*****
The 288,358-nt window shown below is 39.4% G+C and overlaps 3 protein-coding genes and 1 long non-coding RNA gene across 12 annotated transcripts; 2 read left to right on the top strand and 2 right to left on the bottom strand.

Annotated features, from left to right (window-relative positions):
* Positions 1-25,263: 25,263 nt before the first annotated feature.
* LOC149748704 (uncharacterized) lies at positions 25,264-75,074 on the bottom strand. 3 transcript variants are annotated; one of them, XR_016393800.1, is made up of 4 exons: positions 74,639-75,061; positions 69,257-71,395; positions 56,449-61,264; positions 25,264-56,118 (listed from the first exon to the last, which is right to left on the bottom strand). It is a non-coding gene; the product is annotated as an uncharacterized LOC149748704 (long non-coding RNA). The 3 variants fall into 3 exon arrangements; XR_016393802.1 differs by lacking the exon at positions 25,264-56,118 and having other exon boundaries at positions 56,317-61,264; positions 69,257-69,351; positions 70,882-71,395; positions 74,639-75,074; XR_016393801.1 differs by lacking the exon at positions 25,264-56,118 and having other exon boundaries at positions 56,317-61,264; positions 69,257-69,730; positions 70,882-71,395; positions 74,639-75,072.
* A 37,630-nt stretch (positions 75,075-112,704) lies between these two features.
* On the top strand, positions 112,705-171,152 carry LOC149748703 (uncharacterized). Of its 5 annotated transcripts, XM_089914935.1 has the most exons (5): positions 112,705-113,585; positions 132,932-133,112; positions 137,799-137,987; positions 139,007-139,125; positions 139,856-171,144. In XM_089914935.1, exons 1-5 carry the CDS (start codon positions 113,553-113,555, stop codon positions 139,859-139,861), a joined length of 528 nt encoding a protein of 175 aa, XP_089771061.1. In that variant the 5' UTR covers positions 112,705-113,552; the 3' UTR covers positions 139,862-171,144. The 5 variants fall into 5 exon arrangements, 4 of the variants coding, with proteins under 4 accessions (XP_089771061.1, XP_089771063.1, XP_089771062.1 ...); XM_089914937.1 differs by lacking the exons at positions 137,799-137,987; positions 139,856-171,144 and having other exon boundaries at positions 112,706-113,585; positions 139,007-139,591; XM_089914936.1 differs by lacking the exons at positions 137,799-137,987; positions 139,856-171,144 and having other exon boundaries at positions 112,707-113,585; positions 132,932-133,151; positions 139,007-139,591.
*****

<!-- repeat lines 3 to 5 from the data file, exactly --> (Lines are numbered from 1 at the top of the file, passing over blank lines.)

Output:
* Positions 1-25,263: 25,263 nt before the first annotated feature.
* LOC149748704 (uncharacterized) lies at positions 25,264-75,074 on the bottom strand. 3 transcript variants are annotated; one of them, XR_016393800.1, is made up of 4 exons: positions 74,639-75,061; positions 69,257-71,395; positions 56,449-61,264; positions 25,264-56,118 (listed from the first exon to the last, which is right to left on the bottom strand). It is a non-coding gene; the product is annotated as an uncharacterized LOC149748704 (long non-coding RNA). The 3 variants fall into 3 exon arrangements; XR_016393802.1 differs by lacking the exon at positions 25,264-56,118 and having other exon boundaries at positions 56,317-61,264; positions 69,257-69,351; positions 70,882-71,395; positions 74,639-75,074; XR_016393801.1 differs by lacking the exon at positions 25,264-56,118 and having other exon boundaries at positions 56,317-61,264; positions 69,257-69,730; positions 70,882-71,395; positions 74,639-75,072.
* A 37,630-nt stretch (positions 75,075-112,704) lies between these two features.